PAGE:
A second issue has to do with who participates in the sacrament of baptism and how. There are four participants in every baptism that takes place in a public worship service. First and most importantly, we have God present. God the Father, Son, and Spirit are present and make beautiful, rich promises. Those promises are made to the second participant: the one being baptized. In every case (adult or infant), the one being baptized is a passive participant: baptism is not something you do; it is something that you have done to you. The third participants are only present in the case of infant baptism and they are the parents of the child. They are involved as those who make vows to raise this child in the doctrines of Scripture. It’s the fourth participant(s) who is/are often neglected in any consideration of baptism: the congregation of believers.
What are we doing and what is being communicated to us in the sacrament of baptism? What is God doing with us at that moment? Most of us having been baptized as infants, we do not recall the moment of our own baptism. However, each baptism we witness as self-conscious believers is a visible reminder of the covenantal gospel that was signed and sealed to us in our own baptism. This is the beauty of the Form for the Baptism of Infants.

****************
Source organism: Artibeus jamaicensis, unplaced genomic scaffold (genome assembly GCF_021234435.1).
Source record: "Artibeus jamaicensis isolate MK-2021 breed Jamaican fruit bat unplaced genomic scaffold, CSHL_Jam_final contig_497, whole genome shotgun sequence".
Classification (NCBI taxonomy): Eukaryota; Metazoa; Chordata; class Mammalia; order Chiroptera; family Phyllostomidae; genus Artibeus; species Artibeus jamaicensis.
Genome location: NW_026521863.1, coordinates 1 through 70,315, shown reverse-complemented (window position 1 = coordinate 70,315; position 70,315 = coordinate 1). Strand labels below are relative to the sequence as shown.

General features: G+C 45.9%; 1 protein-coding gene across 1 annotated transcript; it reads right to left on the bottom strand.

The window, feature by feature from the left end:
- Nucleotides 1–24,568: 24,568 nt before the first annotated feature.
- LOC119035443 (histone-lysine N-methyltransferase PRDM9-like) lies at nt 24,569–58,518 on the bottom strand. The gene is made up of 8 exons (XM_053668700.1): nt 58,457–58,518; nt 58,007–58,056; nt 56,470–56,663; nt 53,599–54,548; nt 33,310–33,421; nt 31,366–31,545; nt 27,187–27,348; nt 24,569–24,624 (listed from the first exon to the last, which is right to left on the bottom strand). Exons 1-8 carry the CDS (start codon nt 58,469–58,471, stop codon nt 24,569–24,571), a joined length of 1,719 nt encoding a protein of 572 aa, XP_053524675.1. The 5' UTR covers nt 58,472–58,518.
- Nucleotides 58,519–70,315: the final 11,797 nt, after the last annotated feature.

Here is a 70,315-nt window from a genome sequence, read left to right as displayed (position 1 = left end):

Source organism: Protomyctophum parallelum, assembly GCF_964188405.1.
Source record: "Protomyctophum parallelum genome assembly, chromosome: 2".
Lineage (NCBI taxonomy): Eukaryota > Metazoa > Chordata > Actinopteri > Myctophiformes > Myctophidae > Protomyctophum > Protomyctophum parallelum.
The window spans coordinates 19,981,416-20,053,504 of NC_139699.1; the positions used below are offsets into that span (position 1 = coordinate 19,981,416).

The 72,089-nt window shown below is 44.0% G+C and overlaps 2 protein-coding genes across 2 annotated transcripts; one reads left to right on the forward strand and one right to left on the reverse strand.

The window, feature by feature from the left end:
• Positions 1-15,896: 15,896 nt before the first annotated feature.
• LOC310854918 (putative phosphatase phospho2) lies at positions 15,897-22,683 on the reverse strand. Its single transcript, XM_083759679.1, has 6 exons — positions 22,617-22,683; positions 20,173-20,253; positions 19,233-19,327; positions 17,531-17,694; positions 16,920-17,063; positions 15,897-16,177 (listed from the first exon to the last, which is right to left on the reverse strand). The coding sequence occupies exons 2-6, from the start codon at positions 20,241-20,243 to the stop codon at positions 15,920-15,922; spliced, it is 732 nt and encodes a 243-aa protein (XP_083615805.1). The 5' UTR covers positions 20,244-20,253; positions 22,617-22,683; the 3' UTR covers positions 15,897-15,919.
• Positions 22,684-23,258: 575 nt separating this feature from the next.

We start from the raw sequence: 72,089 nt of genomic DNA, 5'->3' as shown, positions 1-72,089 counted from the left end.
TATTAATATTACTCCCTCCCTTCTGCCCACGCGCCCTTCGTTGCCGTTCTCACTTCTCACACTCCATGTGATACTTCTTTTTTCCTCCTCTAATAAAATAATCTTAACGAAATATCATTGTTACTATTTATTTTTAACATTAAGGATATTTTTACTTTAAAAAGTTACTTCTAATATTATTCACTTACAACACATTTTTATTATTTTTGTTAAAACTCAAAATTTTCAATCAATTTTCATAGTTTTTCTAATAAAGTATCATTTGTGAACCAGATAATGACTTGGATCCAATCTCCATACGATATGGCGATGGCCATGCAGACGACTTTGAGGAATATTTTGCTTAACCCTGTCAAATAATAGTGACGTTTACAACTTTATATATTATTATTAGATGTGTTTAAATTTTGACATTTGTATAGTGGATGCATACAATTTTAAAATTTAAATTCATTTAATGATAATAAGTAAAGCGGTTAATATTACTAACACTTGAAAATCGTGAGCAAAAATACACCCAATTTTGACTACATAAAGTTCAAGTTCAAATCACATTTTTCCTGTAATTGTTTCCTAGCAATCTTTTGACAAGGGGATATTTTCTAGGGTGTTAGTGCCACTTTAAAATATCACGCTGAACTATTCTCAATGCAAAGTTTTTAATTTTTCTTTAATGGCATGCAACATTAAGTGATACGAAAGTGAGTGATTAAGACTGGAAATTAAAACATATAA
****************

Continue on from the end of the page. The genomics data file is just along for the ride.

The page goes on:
The Form is addressed to the “Beloved congregation of our Lord Jesus Christ.” Much of the language of the Form is in the first person plural: “we,” “our,” and “us.” As we hear the Form, the congregation is reminded first of our need for the gospel:
It signifies the impurity of our souls, so that we may detest ourselves, humble ourselves before God, and seek our cleansing and salvation outside of ourselves.
Those words are not addressed to the child being baptized (that would be absurd!), but to the congregation of already-baptized believers. Second, we are reminded of what God promised each and every one of us at our baptism. Finally, we are reminded of the Lord’s call to a new obedience, to a life of sanctification. There too, the little child being baptized can hardly be expected to heed that call, but the believers can! In these three things, we see a familiar pattern. It’s the pattern of the Apostle Paul in Romans and it’s the same pattern taken over in the structure of the Heidelberg Catechism: sin, salvation, service. Each time there’s a baptism, we’re visibly and powerfully reminded of all we “need to know to live and die in the joy” of the comfort afforded by God’s Word. If we approach it in that way, each administration of baptism is a source of strength for every believer in the congregation.